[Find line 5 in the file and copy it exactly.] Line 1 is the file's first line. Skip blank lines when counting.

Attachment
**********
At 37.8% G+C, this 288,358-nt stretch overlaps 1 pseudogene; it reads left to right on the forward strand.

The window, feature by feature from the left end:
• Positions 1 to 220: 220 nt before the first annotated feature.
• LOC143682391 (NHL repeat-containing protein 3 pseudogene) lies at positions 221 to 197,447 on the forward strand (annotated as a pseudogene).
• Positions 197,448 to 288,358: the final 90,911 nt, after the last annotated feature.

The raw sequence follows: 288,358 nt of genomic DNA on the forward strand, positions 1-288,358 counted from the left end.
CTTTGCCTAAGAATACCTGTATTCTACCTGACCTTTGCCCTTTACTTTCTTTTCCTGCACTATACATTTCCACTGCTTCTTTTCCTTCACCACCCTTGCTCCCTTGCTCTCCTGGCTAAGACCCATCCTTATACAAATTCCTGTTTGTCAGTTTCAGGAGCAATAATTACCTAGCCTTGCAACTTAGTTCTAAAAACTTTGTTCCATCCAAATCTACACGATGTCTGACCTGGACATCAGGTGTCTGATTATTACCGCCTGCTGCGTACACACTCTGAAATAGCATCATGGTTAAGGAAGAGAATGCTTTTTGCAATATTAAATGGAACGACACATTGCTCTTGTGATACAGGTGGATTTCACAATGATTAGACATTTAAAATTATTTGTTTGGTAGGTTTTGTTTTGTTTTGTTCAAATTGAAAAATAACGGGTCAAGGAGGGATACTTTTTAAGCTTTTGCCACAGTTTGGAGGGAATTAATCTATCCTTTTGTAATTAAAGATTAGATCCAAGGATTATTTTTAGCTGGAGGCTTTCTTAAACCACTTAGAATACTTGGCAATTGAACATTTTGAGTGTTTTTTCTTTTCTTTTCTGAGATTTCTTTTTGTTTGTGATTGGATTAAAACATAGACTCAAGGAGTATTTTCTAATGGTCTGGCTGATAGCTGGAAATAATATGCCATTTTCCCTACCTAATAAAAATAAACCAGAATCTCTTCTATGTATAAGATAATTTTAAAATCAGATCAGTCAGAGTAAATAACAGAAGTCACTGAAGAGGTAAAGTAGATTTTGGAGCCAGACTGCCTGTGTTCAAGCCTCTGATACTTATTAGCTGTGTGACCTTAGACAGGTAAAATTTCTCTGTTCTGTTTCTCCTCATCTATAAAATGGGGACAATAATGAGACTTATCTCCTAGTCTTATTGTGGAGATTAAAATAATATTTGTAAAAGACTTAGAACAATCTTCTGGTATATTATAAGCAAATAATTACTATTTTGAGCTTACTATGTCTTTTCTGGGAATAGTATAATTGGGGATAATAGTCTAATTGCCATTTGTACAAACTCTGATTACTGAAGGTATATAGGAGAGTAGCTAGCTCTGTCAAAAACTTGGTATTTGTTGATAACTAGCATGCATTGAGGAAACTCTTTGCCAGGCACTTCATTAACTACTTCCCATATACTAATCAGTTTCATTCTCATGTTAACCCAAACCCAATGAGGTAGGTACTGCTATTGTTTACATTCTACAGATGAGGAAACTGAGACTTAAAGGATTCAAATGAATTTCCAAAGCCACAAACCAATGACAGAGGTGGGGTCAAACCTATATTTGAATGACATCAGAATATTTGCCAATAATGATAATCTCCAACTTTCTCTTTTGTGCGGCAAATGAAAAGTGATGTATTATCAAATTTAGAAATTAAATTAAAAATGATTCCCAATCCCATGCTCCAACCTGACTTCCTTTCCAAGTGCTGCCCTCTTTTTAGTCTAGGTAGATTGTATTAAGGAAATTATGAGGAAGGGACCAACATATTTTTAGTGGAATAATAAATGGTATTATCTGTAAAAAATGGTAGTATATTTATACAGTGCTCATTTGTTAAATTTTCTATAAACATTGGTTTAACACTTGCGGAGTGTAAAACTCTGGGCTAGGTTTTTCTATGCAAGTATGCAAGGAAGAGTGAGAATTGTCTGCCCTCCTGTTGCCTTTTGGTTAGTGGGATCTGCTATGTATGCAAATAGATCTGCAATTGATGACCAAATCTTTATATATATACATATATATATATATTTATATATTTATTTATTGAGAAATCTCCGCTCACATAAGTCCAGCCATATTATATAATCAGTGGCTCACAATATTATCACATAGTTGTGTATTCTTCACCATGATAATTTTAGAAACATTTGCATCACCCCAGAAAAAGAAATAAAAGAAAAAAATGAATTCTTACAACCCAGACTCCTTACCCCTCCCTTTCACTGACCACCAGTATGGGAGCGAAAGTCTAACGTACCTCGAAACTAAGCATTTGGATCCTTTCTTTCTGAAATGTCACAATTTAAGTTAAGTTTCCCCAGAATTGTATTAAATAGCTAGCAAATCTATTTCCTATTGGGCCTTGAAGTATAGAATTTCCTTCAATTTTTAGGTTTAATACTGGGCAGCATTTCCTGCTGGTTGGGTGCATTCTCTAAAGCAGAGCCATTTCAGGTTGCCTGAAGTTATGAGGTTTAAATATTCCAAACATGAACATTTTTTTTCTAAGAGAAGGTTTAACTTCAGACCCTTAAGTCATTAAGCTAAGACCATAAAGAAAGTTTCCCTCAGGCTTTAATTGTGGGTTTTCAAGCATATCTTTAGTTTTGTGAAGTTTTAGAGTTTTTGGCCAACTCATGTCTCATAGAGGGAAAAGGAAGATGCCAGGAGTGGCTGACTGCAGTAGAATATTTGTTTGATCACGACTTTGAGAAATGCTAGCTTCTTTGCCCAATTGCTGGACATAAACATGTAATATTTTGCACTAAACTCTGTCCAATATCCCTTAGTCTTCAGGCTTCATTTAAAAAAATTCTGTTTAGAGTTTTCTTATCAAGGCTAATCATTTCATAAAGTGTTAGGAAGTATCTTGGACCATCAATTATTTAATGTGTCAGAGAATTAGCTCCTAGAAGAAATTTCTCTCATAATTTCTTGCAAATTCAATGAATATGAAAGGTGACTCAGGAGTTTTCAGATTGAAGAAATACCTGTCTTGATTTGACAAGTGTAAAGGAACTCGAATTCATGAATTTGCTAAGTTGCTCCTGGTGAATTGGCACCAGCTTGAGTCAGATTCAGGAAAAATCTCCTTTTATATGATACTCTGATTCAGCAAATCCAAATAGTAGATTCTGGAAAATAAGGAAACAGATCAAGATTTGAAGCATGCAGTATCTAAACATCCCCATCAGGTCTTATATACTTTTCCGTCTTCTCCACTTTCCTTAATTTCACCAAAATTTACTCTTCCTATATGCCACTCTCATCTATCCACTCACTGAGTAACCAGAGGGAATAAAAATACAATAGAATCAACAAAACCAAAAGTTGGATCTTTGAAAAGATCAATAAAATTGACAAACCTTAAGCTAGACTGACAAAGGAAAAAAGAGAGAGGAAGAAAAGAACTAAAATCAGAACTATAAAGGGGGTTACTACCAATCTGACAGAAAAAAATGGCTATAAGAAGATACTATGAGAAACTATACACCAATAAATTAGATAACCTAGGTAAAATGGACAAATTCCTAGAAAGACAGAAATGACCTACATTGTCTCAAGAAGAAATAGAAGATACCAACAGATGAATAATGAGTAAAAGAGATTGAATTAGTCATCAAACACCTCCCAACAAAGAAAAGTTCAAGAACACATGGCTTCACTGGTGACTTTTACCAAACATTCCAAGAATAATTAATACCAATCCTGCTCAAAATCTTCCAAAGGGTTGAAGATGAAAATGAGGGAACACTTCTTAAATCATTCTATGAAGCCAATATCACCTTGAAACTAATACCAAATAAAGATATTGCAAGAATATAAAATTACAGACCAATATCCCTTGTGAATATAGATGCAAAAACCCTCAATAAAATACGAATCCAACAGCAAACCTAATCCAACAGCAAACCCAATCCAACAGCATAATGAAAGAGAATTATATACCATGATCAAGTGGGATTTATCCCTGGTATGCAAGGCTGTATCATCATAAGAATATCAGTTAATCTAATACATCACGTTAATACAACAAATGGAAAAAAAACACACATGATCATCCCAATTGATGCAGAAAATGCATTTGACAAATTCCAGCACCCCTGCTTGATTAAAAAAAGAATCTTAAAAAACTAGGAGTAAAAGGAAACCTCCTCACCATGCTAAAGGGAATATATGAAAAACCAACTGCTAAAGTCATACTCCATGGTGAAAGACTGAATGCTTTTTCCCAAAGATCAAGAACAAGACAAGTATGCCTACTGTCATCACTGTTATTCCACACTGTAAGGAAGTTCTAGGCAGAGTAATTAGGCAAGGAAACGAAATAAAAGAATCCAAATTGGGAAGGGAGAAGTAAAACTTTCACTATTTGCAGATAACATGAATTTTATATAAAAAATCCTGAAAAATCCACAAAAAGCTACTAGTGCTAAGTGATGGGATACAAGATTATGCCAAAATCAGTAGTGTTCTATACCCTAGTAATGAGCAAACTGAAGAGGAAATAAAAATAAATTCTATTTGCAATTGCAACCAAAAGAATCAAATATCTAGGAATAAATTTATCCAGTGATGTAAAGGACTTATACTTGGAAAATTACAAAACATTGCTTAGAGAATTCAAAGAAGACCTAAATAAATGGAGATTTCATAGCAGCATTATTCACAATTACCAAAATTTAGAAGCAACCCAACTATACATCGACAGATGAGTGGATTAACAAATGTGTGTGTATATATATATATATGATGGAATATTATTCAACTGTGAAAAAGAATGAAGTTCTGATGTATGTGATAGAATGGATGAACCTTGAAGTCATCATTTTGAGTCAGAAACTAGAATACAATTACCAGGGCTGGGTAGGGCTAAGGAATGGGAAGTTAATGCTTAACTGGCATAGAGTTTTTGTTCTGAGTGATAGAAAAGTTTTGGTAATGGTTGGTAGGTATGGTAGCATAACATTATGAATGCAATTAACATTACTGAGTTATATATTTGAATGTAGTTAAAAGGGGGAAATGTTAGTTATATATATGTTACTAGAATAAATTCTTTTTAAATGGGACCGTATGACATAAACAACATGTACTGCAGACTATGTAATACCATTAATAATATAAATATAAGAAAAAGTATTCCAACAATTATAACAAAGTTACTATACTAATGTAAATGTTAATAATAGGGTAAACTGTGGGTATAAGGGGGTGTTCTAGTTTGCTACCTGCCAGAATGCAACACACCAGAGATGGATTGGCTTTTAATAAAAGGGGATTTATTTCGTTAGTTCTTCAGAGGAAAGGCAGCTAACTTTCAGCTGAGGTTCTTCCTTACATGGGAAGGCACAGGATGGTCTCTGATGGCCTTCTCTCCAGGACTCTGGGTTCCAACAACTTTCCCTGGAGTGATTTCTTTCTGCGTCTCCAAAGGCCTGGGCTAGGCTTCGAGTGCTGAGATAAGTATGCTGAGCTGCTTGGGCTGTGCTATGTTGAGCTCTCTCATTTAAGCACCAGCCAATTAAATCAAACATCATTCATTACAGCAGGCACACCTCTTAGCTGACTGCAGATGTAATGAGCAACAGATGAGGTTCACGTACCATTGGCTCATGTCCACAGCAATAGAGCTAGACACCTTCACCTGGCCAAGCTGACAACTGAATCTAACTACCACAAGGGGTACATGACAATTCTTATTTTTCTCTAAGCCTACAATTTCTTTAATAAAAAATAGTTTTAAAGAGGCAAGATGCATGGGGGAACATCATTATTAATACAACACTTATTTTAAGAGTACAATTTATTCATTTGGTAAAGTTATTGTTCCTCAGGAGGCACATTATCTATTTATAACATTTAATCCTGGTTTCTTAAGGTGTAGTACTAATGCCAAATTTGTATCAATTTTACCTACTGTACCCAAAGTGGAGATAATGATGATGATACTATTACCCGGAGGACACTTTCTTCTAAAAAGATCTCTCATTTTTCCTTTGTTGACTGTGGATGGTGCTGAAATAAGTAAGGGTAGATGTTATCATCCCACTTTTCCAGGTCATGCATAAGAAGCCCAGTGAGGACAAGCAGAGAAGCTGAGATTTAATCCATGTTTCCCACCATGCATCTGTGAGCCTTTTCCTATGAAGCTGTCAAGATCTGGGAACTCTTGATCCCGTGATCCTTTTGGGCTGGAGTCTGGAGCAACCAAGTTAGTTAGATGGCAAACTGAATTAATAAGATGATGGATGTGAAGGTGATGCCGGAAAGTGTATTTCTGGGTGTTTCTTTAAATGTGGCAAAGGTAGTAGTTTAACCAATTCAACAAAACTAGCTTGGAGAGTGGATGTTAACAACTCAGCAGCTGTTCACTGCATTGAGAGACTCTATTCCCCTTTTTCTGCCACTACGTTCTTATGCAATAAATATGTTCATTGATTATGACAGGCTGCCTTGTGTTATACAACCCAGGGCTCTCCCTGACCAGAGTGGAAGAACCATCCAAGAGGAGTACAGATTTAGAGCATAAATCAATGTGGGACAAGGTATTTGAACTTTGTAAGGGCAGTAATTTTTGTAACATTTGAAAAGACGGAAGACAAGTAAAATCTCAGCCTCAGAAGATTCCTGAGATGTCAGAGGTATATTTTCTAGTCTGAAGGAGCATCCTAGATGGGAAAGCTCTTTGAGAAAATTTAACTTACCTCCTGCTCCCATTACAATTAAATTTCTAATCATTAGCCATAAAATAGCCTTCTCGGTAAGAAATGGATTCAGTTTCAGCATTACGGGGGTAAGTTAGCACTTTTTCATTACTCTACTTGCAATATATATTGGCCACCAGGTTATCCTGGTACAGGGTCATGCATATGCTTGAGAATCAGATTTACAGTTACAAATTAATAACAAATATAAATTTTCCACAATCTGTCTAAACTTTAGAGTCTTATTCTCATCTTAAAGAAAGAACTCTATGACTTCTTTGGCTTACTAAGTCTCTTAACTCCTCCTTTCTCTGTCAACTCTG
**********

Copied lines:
• Positions 197,448 to 288,358: the final 90,911 nt, after the last annotated feature.